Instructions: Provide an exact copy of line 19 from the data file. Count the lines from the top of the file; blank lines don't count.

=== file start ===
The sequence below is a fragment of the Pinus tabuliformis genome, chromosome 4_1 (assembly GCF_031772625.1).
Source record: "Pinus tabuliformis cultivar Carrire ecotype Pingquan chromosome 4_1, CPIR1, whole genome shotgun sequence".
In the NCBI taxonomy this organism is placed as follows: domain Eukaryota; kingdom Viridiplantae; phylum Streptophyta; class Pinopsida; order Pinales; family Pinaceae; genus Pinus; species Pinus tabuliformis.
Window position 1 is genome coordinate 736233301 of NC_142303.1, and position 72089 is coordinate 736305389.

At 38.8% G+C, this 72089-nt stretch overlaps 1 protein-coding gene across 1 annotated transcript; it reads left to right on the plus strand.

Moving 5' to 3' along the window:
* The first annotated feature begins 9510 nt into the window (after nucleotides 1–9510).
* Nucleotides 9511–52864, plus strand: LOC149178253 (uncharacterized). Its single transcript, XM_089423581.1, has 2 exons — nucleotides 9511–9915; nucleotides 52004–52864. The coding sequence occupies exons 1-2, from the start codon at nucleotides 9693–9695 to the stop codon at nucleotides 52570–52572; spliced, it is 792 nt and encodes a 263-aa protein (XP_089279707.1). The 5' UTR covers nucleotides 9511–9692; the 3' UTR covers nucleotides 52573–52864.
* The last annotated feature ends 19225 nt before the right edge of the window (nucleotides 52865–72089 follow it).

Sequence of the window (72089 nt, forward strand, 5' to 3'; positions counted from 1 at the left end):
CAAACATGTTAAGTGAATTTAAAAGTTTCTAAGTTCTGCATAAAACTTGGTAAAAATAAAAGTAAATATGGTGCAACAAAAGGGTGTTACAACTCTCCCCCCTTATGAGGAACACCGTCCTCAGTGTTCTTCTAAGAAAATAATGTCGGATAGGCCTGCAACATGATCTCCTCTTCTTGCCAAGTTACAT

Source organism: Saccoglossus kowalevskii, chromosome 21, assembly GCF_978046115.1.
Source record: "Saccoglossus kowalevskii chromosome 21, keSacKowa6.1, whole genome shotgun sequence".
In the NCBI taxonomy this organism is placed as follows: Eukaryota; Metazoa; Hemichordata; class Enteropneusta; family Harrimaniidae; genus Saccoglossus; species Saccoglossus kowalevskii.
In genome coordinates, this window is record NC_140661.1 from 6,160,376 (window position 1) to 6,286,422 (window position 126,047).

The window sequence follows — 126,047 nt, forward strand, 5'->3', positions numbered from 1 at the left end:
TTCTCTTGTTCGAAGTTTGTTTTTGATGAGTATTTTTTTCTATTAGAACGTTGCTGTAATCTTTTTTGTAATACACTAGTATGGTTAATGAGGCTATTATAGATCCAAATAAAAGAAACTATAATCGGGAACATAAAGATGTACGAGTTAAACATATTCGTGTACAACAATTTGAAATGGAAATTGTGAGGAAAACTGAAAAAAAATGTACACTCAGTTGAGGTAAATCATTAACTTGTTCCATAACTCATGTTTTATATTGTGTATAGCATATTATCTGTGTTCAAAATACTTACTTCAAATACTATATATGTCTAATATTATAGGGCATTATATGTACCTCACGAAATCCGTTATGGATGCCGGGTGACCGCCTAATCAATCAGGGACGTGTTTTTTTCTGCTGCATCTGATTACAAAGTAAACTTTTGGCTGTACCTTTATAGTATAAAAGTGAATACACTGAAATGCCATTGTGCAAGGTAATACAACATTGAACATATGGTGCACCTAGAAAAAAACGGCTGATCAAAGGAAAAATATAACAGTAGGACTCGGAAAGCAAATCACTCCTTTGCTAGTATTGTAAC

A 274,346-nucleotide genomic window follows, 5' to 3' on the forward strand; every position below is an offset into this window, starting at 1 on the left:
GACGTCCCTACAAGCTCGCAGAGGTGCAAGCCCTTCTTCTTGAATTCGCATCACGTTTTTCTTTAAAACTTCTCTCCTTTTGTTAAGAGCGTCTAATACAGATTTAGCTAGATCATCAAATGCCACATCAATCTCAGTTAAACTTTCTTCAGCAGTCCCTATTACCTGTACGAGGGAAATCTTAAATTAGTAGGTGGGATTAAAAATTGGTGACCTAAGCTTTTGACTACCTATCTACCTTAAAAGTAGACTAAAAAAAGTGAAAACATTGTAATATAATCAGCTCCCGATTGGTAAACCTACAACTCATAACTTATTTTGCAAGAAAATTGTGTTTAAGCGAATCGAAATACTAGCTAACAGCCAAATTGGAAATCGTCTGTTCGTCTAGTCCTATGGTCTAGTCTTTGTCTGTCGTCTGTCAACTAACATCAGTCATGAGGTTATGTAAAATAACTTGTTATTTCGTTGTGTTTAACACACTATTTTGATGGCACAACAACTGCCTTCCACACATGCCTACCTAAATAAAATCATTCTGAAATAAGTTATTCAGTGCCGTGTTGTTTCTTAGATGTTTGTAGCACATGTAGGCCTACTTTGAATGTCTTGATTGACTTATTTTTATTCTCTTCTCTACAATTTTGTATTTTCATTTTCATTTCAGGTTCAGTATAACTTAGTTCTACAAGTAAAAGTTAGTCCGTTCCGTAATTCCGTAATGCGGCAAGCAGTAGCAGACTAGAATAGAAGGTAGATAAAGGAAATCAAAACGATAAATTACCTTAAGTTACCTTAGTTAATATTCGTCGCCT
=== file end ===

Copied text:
GACGTCCCTACAAGCTCGCAGAGGTGCAAGCCCTTCTTCTTGAATTCGCATCACGTTTTTCTTTAAAACTTCTCTCCTTTTGTTAAGAGCGTCTAATACAGATTTAGCTAGATCATCAAATGCCACATCAATCTCAGTTAAACTTTCTTCAGCAGTCCCTATTACCTGTACGAGGGAAATCTTAAATTAGTAGGTGGGATTAAAAATTGGTGACCTAAGCTTTTGACTACCTATCTACCTTAAAAGTAGACTAAAAAAAGTGAAAACATTGTAATATAATCAGCTCCCGATTGGTAAACCTACAACTCATAACTTATTTTGCAAGAAAATTGTGTTTAAGCGAATCGAAATACTAGCTAACAGCCAAATTGGAAATCGTCTGTTCGTCTAGTCCTATGGTCTAGTCTTTGTCTGTCGTCTGTCAACTAACATCAGTCATGAGGTTATGTAAAATAACTTGTTATTTCGTTGTGTTTAACACACTATTTTGATGGCACAACAACTGCCTTCCACACATGCCTACCTAAATAAAATCATTCTGAAATAAGTTATTCAGTGCCGTGTTGTTTCTTAGATGTTTGTAGCACATGTAGGCCTACTTTGAATGTCTTGATTGACTTATTTTTATTCTCTTCTCTACAATTTTGTATTTTCATTTTCATTTCAGGTTCAGTATAACTTAGTTCTACAAGTAAAAGTTAGTCCGTTCCGTAATTCCGTAATGCGGCAAGCAGTAGCAGACTAGAATAGAAGGTAGATAAAGGAAATCAAAACGATAAATTACCTTAAGTTACCTTAGTTAATATTCGTCGCCT